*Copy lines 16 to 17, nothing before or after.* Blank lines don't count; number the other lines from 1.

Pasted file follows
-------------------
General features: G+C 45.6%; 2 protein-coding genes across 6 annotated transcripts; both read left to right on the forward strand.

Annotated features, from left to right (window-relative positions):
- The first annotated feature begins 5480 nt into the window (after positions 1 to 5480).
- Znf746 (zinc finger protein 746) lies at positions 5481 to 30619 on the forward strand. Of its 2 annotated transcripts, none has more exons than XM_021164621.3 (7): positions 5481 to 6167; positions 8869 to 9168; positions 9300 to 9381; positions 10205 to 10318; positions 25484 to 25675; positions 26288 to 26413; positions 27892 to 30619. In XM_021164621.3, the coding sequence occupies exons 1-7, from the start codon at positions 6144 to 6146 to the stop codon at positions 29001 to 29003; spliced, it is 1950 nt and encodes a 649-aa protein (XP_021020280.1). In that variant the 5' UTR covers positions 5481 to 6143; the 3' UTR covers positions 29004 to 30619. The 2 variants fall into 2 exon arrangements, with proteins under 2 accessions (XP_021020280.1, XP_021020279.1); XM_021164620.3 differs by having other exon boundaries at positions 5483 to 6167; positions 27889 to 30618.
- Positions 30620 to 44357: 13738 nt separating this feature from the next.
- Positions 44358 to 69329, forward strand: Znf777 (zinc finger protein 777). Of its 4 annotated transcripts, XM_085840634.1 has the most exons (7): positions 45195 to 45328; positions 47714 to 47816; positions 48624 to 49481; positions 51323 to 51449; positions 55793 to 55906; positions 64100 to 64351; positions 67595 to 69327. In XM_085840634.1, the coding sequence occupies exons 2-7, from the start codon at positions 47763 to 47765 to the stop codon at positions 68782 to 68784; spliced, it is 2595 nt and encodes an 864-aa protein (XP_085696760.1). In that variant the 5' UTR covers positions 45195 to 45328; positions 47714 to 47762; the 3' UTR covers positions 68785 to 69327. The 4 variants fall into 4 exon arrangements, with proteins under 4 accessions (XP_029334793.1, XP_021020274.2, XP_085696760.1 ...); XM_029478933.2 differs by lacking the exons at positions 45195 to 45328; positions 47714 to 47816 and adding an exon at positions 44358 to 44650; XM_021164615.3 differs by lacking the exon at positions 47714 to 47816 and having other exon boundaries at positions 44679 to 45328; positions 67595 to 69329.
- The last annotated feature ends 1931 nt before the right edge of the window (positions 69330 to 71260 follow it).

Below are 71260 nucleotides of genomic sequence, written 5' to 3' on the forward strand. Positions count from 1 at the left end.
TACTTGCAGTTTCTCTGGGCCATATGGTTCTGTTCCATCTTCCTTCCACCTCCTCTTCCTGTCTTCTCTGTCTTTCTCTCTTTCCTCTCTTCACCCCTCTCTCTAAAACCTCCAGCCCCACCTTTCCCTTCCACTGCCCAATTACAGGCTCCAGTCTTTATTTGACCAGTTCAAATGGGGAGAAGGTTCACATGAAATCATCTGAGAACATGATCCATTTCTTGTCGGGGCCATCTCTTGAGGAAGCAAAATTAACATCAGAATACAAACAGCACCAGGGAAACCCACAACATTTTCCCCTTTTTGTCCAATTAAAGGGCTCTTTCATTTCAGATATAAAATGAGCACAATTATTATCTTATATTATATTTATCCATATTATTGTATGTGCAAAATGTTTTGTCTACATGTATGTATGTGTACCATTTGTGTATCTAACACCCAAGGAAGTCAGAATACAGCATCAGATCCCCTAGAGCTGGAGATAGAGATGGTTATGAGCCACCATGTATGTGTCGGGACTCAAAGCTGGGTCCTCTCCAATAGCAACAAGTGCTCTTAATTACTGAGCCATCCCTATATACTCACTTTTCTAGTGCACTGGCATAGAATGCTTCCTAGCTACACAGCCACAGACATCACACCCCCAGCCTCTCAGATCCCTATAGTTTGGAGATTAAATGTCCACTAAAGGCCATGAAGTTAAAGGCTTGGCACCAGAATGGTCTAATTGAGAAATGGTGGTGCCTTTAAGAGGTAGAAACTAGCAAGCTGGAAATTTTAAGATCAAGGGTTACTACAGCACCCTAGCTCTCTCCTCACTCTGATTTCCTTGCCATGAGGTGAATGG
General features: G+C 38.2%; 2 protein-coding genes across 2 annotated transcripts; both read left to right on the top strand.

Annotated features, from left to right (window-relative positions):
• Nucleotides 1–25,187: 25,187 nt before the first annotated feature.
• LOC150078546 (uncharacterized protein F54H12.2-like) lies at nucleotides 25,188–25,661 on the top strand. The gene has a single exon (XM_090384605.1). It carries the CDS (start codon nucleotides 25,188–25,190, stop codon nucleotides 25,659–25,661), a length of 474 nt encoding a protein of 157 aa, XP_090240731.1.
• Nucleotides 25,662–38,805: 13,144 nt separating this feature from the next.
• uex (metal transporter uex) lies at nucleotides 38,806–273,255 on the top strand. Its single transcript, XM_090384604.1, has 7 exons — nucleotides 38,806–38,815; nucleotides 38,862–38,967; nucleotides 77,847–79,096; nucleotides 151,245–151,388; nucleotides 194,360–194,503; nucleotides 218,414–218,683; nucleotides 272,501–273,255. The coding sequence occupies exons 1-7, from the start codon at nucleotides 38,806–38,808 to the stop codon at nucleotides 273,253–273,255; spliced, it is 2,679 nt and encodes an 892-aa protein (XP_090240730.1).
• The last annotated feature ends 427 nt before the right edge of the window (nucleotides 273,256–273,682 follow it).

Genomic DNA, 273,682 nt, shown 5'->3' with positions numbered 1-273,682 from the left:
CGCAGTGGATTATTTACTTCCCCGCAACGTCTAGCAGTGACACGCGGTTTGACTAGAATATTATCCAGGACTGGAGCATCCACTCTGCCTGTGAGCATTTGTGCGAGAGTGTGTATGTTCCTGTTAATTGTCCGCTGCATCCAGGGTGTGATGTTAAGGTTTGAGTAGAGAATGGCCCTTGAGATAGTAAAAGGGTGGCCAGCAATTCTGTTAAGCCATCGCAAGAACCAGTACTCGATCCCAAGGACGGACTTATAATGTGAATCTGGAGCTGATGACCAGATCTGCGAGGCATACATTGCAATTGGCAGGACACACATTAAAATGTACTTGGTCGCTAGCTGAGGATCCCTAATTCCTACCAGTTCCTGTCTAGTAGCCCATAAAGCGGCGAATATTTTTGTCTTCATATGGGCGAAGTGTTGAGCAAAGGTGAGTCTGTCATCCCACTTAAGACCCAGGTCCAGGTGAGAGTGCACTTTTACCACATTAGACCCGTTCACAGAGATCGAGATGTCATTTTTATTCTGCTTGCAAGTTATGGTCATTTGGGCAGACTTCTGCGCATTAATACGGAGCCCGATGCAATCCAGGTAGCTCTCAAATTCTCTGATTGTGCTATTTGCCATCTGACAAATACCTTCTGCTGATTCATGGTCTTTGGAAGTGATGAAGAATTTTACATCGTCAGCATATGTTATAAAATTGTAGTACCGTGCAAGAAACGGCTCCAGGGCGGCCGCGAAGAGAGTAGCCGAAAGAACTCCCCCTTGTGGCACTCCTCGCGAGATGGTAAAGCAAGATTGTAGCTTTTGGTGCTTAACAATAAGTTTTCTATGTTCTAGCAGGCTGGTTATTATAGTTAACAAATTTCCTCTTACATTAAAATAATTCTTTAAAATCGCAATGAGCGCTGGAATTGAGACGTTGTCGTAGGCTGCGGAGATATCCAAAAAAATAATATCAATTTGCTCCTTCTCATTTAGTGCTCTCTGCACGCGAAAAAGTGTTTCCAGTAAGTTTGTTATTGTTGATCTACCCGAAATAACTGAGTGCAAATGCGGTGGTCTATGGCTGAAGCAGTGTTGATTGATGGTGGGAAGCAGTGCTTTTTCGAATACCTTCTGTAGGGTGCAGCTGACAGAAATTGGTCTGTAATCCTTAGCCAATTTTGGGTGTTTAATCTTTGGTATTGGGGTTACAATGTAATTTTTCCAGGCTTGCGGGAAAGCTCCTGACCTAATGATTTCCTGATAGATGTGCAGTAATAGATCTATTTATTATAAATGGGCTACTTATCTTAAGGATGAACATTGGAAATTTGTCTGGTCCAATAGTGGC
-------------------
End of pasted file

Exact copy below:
• The last annotated feature ends 427 nt before the right edge of the window (nucleotides 273,256–273,682 follow it).

Genomic DNA, 273,682 nt, shown 5'->3' with positions numbered 1-273,682 from the left: